Four days before he was set to go on trial this month for allegedly driving drunk with two of his underage children in his vehicle, R.C. Sproul Jr., the embattled son of Ligonier Ministries founder Robert Charles Sproul, agreed to a plea deal that will keep him out of prison as long as he obeys the law.
A CP report first revealed that Sproul Jr. resigned from Ligonier Ministries last fall shortly after he was arrested in Indiana for drunk driving.
The summary of charges stemming from the incident shows that Sproul was hit with two class A misdemeanors: operating a vehicle with alcohol concentration equivalent to .15 or more, and operating a vehicle while intoxicated, endangering a person. He was also charged with two felonies for operating a vehicle while intoxicated or under the influence of a controlled substance with a passenger younger than 18; and neglect of a dependent in a way that the dependent was endangered.
Information from the Indiana court system shows that on June 2, three of the four charges against Sproul Jr. were dismissed with prejudice except the charge for operating a vehicle while intoxicated or under the influence of a controlled substance with a passenger younger than 18. For this charge, he agreed to a suspended sentence of a year and 183 days.
A certified copy of the affidavit of probable cause against Sproul Jr. acquired by The Christian Post shows that at about 8:28 p.m. on Nov. 29, Allen County Police Officer Paul Heffner observed the former minister driving left of the center line, failed to maintain his lane, drove off the roadway, struck a curb and was weaving.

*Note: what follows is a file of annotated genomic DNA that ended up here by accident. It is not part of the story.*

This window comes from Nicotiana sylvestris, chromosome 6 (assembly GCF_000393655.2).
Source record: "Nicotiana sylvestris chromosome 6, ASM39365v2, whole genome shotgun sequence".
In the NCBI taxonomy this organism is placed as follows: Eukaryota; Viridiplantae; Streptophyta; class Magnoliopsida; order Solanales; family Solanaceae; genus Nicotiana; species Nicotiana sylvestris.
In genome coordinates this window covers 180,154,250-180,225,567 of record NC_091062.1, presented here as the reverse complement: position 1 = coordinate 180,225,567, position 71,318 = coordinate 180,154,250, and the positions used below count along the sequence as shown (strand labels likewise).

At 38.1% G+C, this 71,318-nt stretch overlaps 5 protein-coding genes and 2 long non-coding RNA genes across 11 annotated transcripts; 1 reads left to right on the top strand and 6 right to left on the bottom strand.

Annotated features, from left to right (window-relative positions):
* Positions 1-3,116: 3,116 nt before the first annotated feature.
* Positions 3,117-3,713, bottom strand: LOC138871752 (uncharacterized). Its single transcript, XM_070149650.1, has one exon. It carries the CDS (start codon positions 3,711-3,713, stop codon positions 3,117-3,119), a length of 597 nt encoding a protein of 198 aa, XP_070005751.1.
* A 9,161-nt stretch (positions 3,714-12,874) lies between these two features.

He was also driving at 30 mph for at least 2 miles with a flat tire on I-469.
When he was eventually stopped, the officer observed that he needed support to walk, he swayed, mumbled and had a moderate smell of alcohol on his breath. A chemical test later revealed his blood alcohol content as 0.175.
Sproul Jr. has been making headlines since the summer 2015 when he confessed to briefly using spouse cheating website Ashley Madison after it was revealed that its database of some 37 million users at the time had been breached by hackers.
"In August 2014, in a moment of weakness, pain, and from an unhealthy curiosity, I visited Ashley Madison. My goal was not to gather research for critical commentary, but to fan the flames of my imagination," the 51-year-old Calvinist Christian minister, theologian and widower wrote. His wife died in 2011. He is the father of eight and grandfather of one.
"I was there long enough to leave an old email address. And within minutes I left, never to return. I did not sign up for their service or interact with any clients. I have always remained faithful to my wife even after her passing," he explained.
He said his activity on the website did not result in any physical relationships, but explained that he "felt the grace of fear" and "the grace of shame."